Brass hid in corners of the workshop while thieves carted off the Master's tools and materials by the trunkload. In broad daylight. Brass had not much mind to do anything but follow instructions, but it thought it odd the Master would not prevent that. It also did not want to be stolen. Where was the Master?
This sorry state of affair continued for days, growing sorrier, since less things were left to hide behind or under. Brass snatched bits of conversation from the air, and eventually caught one that shook he world of the loyal little construct.
They weren't thieves, but heirs.
Brass worked through the implications one by one, because all together they were too big. It realised it would not beable to hide long enough to decide if it should do anything without its Master, so it worked out an idea how to gain time.
One box of metal scraps and half-finished works the heirs carried off held one piece that was more than finished, but still busy with thinking.
After the metahuman emergence of 2012, things did not turn out quite as comicbooky as some people expected. However, there was one guy who managed to pull it off, spandex, cape, secret identity and all.
Of course people were curious, for varying reasons, but the few times people tried to ask about the start of his "career", he refused to answer, refering to the wave of accident-suicides of hopefuls. The trigger for that had been people who had discovered their powers making their "origin stories" public, a good deal of which involved life-threatening experiences - flight first manifested when a parachute wouldn't open, or phasing in an accident that left the car looking like an accordion, you get the idea.
It was a perfectly noble pretext for someone who didn't want to admit to a past of having turned his room into a coccoon, with movies, comics, and games providing escapism that ended up shaping his gift.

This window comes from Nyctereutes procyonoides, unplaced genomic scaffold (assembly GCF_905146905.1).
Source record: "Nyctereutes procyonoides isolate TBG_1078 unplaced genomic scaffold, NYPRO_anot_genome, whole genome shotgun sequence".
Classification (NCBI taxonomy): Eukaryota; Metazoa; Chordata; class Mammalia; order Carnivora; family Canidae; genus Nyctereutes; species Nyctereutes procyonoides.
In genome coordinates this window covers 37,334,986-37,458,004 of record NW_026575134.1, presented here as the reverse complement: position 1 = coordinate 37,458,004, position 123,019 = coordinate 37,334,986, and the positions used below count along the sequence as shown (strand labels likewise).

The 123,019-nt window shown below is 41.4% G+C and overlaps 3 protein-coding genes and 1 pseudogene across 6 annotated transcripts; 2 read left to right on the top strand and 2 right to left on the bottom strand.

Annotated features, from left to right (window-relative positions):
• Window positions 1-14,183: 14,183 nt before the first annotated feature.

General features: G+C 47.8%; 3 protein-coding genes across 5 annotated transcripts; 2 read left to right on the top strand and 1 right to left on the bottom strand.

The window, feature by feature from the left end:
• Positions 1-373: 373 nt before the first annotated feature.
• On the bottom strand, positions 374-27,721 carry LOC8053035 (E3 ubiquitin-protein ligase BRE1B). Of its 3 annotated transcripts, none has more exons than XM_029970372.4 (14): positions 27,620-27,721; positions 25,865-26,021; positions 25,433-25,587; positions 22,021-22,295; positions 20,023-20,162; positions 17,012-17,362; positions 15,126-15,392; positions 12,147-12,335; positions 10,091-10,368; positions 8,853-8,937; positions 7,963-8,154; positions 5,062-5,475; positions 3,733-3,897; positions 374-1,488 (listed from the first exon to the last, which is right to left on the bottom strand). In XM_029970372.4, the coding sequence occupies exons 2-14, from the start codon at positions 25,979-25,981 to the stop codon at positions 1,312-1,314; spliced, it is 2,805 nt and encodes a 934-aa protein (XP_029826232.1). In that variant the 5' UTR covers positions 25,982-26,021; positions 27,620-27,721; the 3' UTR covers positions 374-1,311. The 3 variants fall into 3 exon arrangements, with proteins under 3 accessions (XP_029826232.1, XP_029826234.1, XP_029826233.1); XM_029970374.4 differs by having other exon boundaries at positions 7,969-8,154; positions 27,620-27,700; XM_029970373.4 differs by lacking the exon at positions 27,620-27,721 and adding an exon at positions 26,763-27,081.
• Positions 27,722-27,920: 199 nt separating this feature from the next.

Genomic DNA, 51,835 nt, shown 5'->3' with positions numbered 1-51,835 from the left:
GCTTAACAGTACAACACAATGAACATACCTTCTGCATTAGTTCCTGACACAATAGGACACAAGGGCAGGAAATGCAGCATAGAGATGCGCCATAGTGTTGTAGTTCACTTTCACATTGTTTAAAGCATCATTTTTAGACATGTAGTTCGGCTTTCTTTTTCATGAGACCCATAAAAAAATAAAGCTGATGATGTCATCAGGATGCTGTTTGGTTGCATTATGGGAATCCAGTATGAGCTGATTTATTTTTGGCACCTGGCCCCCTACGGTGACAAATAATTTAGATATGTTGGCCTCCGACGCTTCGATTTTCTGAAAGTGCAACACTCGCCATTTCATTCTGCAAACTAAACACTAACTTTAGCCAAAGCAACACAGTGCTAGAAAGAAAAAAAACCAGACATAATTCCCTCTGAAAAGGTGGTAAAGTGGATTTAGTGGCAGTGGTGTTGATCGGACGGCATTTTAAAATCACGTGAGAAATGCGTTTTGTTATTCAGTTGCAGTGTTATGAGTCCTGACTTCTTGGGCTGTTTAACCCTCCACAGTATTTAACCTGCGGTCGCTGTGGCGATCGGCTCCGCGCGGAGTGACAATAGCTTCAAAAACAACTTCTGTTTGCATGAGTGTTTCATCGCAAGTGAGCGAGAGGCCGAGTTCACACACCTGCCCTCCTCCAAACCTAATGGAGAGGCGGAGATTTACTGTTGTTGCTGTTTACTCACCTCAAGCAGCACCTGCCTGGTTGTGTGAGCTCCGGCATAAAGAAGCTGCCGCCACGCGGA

Tarci and Reena had been as close as sisters, but things had changed. It had started slow, but once it had been known that Tarci was pregnant, Reena started avoiding her. It was hurtful and confusing, but since wondering did not help, Tarci waited for an opportunity when they were alone, and asked.
"Why won't you talk to me anymore?"
Reena averted her eyes. "I'm sorry, I..." She shook her head. Tarci trembled. She was afraid of them domehow drifting apart entirely, but her old friend reached out and held her hands. "I was afraid of telling you something, of hurting you. That's why I avoided you."
"I'm worried now, so you might as well tell."
Reena sighed deeply. "It is not really my place to - yes, I will tell you, let me finish. It's not my place to tell you what to do with your life, but, your love... Oh, how can I say this. When I look at him, the spindliness, the long, narrow face, the bright eyes, the way he moves quickly when he moves, but not at all when he stand still... He's just so weird. Beautiful, but beautiful like a waterbird, not a man." She must have noticed that it gave Tarci a little sting, and went on, "He's nice enough to talk to, mostly, and I'm sure you know your mind, and I wish both, all of you happiness." With a shrug she ended, "I just don't understand how you could bed an elf."
This conversation was weird indeed. As the awkward pause caused by Tarci's attempt to figure out if she was angry grew too long, Reena muttered, "Not my concern, I said."
Tarci smiled crookedly. "At least we're talking again."